Fair Play, Fair Pay Act is Short on Creativity

Date: April 13, 2015

Fair Play, Fair Pay Act is Short on Creativity

(Washington, D.C.)

Gregory Alan Barnes, General Counsel to the Digital Media Association, issued the following statement in response to the introduction of the “Fair Play, Fair Pay Act of 2015” by U.S. Representative Jerry Nadler (D-NY):

“While cleverly titled, the Fair Play, Fair Pay Act lacks the same level of creativity. Indeed, the vast majority of the bill is little more than a series of repackaged legislative proposals that failed to gain traction in previous Congresses. In the intervening months since discussion of a comprehensive bill first arose, music creators have increasingly asked for greater transparency to ensure the royalties they’re owed are being fairly administered.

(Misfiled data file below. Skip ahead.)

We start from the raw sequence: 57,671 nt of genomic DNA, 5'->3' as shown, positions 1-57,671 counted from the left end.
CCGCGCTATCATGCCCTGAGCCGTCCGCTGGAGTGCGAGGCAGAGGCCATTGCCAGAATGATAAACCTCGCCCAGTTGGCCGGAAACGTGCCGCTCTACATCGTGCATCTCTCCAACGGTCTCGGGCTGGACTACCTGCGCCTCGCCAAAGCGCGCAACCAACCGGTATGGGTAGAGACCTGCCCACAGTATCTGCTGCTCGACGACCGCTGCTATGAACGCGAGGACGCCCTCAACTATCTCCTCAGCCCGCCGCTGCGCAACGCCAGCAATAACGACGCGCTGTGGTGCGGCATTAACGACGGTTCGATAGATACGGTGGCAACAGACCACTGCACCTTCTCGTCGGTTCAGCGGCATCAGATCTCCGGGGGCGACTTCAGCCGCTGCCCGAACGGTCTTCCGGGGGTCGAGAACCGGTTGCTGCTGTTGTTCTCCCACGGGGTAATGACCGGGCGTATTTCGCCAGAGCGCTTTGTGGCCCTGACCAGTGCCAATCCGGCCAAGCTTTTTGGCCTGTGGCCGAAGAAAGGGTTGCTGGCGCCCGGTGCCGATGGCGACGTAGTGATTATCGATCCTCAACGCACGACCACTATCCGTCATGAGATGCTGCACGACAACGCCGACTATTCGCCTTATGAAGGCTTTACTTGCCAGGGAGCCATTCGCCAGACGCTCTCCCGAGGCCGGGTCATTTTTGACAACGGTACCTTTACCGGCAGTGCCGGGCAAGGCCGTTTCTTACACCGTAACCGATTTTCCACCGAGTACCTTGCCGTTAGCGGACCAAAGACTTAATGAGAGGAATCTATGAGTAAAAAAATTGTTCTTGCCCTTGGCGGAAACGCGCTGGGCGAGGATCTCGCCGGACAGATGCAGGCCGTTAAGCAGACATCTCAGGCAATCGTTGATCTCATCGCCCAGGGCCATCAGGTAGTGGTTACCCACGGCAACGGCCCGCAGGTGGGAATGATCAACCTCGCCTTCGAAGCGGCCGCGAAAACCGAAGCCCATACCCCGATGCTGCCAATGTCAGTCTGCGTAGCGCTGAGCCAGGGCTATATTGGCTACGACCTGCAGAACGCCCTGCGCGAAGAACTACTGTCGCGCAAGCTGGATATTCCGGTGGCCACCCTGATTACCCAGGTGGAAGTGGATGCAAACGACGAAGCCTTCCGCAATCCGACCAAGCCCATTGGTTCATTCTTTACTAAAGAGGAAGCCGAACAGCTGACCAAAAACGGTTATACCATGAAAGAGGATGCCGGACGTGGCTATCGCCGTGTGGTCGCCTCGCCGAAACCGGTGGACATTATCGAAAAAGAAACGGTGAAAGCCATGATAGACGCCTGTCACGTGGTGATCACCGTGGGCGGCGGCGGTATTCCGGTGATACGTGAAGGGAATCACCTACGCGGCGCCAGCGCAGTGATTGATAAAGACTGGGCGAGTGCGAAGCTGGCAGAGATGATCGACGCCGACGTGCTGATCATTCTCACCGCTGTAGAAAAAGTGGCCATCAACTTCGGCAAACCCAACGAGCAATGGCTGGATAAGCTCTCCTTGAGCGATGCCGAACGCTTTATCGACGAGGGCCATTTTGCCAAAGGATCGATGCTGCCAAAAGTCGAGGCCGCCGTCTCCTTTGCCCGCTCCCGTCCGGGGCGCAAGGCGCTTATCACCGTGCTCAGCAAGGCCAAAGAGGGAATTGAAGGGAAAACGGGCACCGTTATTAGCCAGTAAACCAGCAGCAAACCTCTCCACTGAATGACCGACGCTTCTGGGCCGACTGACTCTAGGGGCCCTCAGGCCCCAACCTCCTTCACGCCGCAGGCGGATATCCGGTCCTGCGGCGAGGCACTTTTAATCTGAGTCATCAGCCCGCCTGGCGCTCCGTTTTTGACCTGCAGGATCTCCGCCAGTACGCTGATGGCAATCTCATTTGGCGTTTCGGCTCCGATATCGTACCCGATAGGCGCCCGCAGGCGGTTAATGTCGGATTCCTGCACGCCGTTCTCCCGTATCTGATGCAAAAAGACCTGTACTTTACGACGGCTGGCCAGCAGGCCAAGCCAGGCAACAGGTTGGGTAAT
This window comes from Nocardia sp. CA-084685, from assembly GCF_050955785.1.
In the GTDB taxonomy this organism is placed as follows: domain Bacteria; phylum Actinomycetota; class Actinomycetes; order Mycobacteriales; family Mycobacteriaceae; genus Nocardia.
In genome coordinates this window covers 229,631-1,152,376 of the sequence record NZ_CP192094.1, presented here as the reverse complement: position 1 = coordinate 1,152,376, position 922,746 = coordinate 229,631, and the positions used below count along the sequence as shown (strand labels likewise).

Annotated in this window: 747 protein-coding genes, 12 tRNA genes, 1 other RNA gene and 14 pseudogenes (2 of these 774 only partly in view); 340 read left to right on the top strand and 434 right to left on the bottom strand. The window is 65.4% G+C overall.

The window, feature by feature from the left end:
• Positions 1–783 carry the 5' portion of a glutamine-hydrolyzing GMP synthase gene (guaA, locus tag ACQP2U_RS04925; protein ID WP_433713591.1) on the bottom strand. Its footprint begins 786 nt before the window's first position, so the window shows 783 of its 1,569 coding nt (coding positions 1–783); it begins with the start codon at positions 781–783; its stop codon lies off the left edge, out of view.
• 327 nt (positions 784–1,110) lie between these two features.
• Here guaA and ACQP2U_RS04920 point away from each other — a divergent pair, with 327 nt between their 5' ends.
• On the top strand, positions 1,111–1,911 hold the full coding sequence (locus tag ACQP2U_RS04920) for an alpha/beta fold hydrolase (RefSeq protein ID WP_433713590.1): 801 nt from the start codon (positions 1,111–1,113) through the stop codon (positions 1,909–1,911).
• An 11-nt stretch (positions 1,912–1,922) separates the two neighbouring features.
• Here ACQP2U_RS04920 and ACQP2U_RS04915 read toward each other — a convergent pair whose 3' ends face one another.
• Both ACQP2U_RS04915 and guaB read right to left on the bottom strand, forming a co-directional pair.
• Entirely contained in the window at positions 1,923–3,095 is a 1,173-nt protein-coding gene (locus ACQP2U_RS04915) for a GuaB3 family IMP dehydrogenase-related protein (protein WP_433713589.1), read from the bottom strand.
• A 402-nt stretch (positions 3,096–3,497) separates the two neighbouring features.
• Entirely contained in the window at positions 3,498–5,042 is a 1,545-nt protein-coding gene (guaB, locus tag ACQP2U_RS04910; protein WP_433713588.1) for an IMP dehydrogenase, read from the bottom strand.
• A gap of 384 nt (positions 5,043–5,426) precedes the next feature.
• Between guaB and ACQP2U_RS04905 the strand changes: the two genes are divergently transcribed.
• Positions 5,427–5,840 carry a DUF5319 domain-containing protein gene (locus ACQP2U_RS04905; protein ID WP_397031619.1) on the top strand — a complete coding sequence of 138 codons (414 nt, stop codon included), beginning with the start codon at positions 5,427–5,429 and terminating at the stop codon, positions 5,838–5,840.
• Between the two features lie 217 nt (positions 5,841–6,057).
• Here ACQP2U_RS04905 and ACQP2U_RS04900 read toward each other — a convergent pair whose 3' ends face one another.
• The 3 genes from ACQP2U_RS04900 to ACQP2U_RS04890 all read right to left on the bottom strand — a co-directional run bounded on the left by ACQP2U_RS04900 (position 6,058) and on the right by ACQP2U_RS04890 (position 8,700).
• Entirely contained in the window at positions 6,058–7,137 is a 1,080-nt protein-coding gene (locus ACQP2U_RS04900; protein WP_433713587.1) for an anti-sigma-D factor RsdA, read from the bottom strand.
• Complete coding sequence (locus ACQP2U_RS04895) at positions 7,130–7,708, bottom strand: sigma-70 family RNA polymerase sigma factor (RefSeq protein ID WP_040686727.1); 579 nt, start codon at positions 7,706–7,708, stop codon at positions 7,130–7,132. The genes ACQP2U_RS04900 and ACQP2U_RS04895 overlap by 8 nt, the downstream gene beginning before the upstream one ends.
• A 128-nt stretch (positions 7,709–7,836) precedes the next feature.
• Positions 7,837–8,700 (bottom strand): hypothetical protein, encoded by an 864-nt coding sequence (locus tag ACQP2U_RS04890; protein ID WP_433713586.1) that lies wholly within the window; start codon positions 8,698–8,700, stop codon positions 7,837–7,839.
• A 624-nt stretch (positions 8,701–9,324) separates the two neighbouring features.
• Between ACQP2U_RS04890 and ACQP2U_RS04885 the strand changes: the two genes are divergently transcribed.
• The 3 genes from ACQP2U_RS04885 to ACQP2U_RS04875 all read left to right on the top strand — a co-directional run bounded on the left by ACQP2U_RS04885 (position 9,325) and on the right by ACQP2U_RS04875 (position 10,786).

Music services, for their part, have focused on licensing efficiency; while consumers have simply asked for a licensing system that makes legitimate content more readily available in a timely manner.

The Fair Play, Fair Pay Act unfortunately sidesteps the interests of all of the aforementioned stakeholders, in favor of a legislative proposal that caters to the exclusive interests of a powerful set of intermediaries. A truly fair bill would have pursued a more balanced approach.”